Unformatted text preview: ic impulses
from joints and muscles help this knowledge. The outside world commences to separate itself from the "me,"
though both are vague and shadowy. Soon it learns that one part of the outside world is able to satisfy its
hunger, to supply a need, and it commences to recognize the existence of benevolent outside agencies; and it
also learns little by little that its instinctive cries bring these agencies to it. I do not mean that the baby has any
internal language corresponding to the idea of outside agency, benevolence, etc., but it gets to know that its
cries are potent, that a breast brings relief and satisfaction. At first it cries, the breast comes, there is relief and
satisfaction, and it makes no connection or no connection is made between these events of outer and inner
origin. But the connection is finally made,--desire becomes definitely articulate in the cry of the baby, which
thus becomes a plea and a summons. Anticipation of good to come appears and with it the germ of hope and
forward looking, and there is realization or disappointment, joy or anger or sorrow. Thus desire is linked up
with satisfaction in a definite way, ideas and feelings of demand and supply begin to appear and perhaps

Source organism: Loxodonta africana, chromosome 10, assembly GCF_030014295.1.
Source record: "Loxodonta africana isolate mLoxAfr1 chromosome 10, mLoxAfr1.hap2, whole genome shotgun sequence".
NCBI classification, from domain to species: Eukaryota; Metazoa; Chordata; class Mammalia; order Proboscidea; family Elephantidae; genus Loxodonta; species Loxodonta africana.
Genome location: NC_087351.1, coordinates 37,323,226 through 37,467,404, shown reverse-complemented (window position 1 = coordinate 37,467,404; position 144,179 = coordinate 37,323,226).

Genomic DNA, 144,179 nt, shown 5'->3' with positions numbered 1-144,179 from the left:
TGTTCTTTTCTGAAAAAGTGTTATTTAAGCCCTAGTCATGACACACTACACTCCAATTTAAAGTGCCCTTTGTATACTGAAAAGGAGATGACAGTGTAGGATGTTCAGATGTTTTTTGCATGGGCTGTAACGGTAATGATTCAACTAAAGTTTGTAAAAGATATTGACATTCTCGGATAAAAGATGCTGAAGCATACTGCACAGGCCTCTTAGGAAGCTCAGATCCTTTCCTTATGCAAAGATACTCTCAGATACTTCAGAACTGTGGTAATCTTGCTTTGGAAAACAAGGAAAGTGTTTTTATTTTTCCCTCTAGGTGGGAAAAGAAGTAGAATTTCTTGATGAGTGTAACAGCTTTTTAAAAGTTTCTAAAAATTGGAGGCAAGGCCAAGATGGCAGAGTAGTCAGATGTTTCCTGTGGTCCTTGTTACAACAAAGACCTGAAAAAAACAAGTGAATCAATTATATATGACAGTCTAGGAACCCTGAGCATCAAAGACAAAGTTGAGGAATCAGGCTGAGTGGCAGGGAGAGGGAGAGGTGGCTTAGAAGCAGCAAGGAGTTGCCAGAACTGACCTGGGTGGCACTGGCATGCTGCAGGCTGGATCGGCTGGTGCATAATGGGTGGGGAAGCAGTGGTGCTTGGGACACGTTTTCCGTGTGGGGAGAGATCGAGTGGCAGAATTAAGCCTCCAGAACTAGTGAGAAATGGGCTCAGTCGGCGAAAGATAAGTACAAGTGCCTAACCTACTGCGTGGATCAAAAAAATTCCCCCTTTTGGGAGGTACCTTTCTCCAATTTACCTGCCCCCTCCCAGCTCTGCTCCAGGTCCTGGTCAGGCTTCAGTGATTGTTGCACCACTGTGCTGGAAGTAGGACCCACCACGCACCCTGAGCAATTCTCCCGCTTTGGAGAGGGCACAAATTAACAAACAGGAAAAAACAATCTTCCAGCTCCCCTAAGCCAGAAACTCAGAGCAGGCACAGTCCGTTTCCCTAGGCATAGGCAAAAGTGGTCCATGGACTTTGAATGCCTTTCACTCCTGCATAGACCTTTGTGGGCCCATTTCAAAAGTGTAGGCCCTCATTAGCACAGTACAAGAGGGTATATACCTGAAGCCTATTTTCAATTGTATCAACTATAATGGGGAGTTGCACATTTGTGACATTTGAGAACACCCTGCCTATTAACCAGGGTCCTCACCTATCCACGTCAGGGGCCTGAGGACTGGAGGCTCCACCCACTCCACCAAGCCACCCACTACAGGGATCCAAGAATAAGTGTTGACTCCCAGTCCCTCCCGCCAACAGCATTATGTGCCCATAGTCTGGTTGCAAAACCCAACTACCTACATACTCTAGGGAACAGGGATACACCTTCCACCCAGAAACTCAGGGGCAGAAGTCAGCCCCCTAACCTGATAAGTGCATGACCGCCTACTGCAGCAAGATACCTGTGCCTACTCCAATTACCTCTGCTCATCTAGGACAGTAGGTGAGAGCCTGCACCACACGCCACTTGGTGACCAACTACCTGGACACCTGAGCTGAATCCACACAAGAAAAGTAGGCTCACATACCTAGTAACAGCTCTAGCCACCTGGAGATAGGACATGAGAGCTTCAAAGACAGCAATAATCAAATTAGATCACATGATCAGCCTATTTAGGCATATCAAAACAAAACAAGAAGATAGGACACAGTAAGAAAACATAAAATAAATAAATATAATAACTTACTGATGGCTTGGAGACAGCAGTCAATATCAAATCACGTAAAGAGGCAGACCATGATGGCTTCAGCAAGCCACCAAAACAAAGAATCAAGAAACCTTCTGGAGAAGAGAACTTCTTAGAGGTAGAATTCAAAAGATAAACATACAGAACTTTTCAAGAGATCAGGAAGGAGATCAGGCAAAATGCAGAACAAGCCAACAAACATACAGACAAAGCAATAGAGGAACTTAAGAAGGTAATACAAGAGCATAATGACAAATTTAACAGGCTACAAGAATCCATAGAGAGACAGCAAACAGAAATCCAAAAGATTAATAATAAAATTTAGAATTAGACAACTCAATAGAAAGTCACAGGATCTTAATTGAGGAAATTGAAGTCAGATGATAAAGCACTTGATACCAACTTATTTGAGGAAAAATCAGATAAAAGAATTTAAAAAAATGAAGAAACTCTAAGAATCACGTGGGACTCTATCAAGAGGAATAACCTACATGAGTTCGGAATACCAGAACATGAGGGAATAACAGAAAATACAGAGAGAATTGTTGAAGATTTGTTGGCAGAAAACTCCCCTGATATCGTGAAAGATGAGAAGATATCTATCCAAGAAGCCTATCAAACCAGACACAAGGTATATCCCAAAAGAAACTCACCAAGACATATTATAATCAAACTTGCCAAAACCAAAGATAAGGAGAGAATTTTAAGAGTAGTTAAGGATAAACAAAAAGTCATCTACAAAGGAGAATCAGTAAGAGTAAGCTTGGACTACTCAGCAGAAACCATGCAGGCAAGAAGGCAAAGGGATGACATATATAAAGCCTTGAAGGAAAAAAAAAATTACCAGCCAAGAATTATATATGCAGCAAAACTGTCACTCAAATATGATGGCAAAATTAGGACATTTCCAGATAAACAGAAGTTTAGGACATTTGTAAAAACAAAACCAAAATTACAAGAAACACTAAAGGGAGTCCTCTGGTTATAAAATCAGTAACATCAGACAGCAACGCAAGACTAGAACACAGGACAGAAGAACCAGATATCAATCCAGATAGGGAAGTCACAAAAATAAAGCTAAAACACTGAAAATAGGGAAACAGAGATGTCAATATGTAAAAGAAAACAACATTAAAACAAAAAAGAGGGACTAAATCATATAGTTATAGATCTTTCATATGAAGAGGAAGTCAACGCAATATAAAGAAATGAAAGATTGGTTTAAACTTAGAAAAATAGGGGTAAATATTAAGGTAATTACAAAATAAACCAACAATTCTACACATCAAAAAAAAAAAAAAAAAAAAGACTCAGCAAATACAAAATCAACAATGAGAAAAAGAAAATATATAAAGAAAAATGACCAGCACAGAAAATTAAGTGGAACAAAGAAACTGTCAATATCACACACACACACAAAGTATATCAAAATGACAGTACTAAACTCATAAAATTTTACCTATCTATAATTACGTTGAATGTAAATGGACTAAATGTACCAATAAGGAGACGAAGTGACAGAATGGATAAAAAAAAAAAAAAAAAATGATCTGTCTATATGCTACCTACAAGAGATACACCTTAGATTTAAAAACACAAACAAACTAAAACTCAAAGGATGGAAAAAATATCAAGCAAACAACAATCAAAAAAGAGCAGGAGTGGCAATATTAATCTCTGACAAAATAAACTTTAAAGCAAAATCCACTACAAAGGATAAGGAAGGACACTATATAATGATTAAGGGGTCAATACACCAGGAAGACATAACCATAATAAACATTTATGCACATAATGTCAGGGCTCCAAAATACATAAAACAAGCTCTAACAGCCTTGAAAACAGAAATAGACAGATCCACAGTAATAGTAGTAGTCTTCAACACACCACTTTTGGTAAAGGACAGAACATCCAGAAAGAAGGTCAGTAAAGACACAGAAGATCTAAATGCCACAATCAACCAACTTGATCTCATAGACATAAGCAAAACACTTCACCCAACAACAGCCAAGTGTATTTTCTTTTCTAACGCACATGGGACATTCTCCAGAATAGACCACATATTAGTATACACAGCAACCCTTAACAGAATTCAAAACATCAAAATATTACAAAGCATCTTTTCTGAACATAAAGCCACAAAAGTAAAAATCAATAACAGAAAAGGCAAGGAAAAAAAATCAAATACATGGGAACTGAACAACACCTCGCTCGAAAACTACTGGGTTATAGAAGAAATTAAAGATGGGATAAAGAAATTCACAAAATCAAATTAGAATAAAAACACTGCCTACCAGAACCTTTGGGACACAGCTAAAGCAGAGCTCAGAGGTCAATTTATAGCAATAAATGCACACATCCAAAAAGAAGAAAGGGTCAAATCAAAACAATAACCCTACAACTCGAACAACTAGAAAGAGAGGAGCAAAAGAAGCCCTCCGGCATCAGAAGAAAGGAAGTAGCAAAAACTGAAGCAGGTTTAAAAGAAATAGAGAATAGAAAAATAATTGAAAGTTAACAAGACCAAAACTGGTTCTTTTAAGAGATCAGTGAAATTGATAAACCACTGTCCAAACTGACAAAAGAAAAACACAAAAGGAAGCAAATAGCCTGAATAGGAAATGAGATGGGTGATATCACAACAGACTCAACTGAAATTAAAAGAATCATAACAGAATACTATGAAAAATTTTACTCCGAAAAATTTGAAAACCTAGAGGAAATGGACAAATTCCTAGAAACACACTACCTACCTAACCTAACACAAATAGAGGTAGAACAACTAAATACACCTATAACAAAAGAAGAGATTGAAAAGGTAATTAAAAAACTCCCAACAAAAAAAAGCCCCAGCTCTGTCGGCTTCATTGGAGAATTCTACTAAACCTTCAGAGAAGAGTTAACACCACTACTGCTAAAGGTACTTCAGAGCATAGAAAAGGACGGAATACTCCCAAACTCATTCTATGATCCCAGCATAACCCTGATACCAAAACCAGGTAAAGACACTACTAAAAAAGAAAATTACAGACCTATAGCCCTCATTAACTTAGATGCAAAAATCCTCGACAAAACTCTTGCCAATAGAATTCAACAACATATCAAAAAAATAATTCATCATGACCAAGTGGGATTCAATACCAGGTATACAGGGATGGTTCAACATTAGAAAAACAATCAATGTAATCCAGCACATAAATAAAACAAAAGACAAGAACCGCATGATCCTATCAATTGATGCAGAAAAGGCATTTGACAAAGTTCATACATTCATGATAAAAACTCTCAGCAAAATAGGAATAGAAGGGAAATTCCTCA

power itself, in the vague notion, "I can get milk," commences to be felt. Social life starts when the child
associates the mother with the milk, with the desire and the satisfaction. In the relationship established
between mother and baby is the first great social contact; love, friendship, discipline, teaching and belief have
their origin when, at the mother's breast, the child separates its mother from the rest of the things of the world.
And not only in the relief of hunger is the mother active, but she gets to be associated with the relief from wet
and irritating clothes, the pleasant bath, and the pleasure of the change of position that babies cry for. Her
bosom and her arms become sources of pleasure, and the race has immortalized them as symbolic of
motherhood, in song, in story and in myth.
Not only does he associate the mother with the milk but her very presence brings him comfort, even when he
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- Spring '11